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How Do You Write a Kung Fu Musical?

Date: Jun 25, 2019

How Hollywood screenwriters worked with an international team to create Dragon Spring Phoenix Rise at The Shed


The two screenwriters of the Kung Fu Panda movies, Jonathan Aibel and Glenn Berger, were confused when they got a call several years ago from Alex Poots, the artistic director of The Shed, an arts center in New York that didn't yet exist. Poots wanted them to write the script for a live stage show titled Dragon Spring Phoenix Rise, but they didn't understand what exactly it was supposed to be.

"Is it a musical? Is it an opera? Is it fighting? Is it a comedy?" Aibel remembers wondering. And moreover, why them? For the past 25 years, Aibel and Berger have worked primarily on animated TV shows (King of the Hill) and movies (Trolls, Aliens vs. Monsters). They had never written for flesh-and-blood actors on the stage before.

But Poots insisted the director, Chinese-American opera producer Chen Shi-Zheng, was interested in them. Now Dragon Spring Phoenix Rise is opening as the first big theatrical spectacle in The Shed's inaugural season -- yet its two authors still aren't sure what it is.

Their uncertainty has been a good thing, they say. "It made for a lot of creative freedom in the process," Berger notes.

Aibel agrees. "I think because we don't have a traditional theatre background, that enabled us to approach it just saying, 'What do we want to see?,' without having to say what category it fits into. So it didn't have to be a musical comedy or an opera or a Cirque du Soleil imitation. It could take elements of everything to be its own strange and crazy thing."

The only downside, Berger says, is "we don't know what to call it for friends and family."

Poots has no such trouble: "I call it a kung fu musical."

While other stage extravaganzas have featured music and martial arts elements -- Chen's own Monkey: Journey to the West comes to mind -- Dragon Spring Phoenix Rise seems to be pioneering the kung fu musical genre, with an original story integrating songs by Australian pop star Sia with assistance from The Haxan Cloak. "I don't want to claim it as the first one," Poots says. "But I don't know of any other." One thing it's not is a stage version of Kung Fu Panda. "The movies are more like family comedies in a mythic China in which animals speak," Aibel says. "This takes place in modern-day New York."

Working with Poots and Chen, Aibel and Berger fashioned a tale that spans two decades and pits the forces of good against the forces of evil. The heroes, including Grandmaster Lone Peak (Broadway regular David Patrick Kelly) and his rebellious daughter Little Lotus (Martha Graham Dance Company's PeiJu Chien-Pott), are members of the House of Dragon, which has guarded the Dragon Spring for countless generations. The villains are their betrayers, including Little Lotus' husband and father of their twins: Little Phoenix and Little Dragon. Everybody practices kung fu, and they live in Flushing, Queens.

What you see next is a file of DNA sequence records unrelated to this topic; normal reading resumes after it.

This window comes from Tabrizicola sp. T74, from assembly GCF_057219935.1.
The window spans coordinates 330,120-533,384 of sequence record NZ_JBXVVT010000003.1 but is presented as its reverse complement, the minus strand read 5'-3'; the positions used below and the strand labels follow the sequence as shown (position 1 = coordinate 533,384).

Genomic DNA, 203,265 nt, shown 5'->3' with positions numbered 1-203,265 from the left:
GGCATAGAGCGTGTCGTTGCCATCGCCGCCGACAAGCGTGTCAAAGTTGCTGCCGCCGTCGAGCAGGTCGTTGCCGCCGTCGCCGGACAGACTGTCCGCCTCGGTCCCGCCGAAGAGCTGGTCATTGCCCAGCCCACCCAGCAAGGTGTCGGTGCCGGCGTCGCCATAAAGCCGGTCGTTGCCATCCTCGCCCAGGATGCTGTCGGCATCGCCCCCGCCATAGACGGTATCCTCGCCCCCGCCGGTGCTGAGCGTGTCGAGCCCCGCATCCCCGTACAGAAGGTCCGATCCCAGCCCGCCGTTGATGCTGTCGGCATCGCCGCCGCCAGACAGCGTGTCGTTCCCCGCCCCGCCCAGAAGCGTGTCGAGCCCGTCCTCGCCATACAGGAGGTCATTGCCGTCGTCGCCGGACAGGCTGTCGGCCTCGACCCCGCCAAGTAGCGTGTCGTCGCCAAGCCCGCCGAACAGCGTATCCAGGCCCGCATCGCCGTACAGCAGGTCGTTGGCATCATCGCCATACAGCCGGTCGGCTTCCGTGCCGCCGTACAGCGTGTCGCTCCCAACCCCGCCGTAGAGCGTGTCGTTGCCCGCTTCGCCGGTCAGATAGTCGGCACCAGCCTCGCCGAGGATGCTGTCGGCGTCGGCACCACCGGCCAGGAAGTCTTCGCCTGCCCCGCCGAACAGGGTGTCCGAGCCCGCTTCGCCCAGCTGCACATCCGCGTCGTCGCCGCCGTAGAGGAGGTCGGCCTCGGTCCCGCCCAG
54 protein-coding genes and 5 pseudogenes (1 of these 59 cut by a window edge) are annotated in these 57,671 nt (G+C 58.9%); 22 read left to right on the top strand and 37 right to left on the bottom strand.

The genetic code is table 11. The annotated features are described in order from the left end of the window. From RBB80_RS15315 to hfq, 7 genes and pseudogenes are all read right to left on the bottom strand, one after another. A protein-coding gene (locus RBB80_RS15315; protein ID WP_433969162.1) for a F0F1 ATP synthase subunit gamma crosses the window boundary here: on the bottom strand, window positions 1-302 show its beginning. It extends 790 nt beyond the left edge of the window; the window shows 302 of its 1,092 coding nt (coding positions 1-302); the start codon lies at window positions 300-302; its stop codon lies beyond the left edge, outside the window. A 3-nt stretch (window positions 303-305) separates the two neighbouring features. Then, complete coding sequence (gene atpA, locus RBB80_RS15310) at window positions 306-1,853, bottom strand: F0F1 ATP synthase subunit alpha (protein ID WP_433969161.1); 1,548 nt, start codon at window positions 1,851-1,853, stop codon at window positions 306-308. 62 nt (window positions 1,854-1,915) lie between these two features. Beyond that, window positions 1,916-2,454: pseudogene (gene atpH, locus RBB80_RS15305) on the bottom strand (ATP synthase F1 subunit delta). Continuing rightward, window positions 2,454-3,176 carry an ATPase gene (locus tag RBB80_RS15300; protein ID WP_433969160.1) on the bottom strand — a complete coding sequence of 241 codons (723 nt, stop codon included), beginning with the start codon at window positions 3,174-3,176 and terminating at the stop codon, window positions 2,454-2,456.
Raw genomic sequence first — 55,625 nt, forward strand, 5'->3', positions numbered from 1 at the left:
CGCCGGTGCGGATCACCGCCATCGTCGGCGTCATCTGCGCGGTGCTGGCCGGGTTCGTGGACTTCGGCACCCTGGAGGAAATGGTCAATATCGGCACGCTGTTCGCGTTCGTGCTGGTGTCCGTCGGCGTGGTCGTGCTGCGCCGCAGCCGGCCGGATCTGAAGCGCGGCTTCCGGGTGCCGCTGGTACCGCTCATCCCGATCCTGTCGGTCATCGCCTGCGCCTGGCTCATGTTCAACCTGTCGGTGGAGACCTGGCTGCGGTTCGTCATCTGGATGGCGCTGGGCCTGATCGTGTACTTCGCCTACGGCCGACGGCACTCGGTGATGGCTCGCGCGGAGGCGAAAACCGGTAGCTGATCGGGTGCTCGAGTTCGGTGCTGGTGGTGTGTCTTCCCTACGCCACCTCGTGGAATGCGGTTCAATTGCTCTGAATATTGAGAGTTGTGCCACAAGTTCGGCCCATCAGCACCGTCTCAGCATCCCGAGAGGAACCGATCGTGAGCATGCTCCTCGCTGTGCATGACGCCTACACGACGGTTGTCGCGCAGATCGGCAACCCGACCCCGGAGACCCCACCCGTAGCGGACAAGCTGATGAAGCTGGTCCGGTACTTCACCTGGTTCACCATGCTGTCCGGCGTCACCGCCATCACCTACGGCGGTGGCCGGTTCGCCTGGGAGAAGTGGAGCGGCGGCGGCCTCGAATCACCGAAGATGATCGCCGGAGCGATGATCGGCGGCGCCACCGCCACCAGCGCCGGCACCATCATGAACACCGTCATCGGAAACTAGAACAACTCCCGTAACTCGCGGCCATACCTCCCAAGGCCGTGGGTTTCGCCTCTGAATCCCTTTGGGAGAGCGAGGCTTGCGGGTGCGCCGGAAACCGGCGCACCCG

Aibel and Berger are well aware that their script is unlikely to be what inspires audiences to buy tickets. Dragon Spring Phoenix Rise is meant to attract lovers of Bruce Lee. In fact, the seed for the show was planted when Chen brought Poots a video of Lee auditioning for the TV series The Green Hornet in 1964 to show off the beauty of martial arts. Chen expressed surprise and disappointment that, even with the popularity of kung fu movies, the art form has been rarely seen on stage in New York aside from David Henry Hwang's 2014 Bruce Lee bio-play Kung Fu and Monkey: Journey to the West.

Dragon Spring Phoenix Rise's 20 cast members hail from eight different countries and, in addition to acting, singing and dancing, they engage in elaborate, fast-paced combat sequences. There is both a movement choreographer (the U.K's Akram Khan) and a martial arts director (Chinese-born Zhang Jun, with thanks in the credits to Hong Kong film director Yuen Woo-Ping.) The performers also soar up to 80 feet in the air in three different aerial sequences, taking awesome advantage of The Shed's cavernous McCourt performance space.

As an arts impresario, Poots has taken risks like Dragon Spring Phoenix Rise throughout his bold career, which includes being the founding director of the Manchester International Festival and serving as the artistic director of the Park Avenue Armory.

Appointed to lead the Shed in 2014, Poots persuaded the board of directors to embrace a mission of nurturing both emerging and established artists by premiering "original works of art, across all disciplines, for all audiences." The Shed's eight-story building reflects that ambition. Located on West 30th Street, at the head of the High Line and the foot of the new Hudson Yards neighborhood, the complex contains two theatres, two galleries and a skylight room on the top floor used for "events, rehearsals and artist development." The McCourt is the most flexible: It can accommodate a seated audience of 1,200 and more than 2,000 standing for rock concerts and the like. It can also disappear thanks to its movable shell, which retracts to create an outdoor plaza.

What can theatre lovers expect from The Shed in the seasons to come?

"A spirit of adventure and invention," Poots replies. "You would like everything to be perfect. When you're making new art, it isn't always. But when you're working with great artists, there's always something profound that you leave with."


TDF MEMBERS: At press time, discount tickets were available for Dragon Spring Phoenix Rise. Go here to browse our current offers.

Jonathan Mandell is a drama critic and journalist based in New York. Visit his blog at or follow him on Twitter at @NewYorkTheater. Follow TDF at @TDFNYC.

Top image: A scene from Dragon Spring Phoenix Rise. Photo by Stephanie Berger.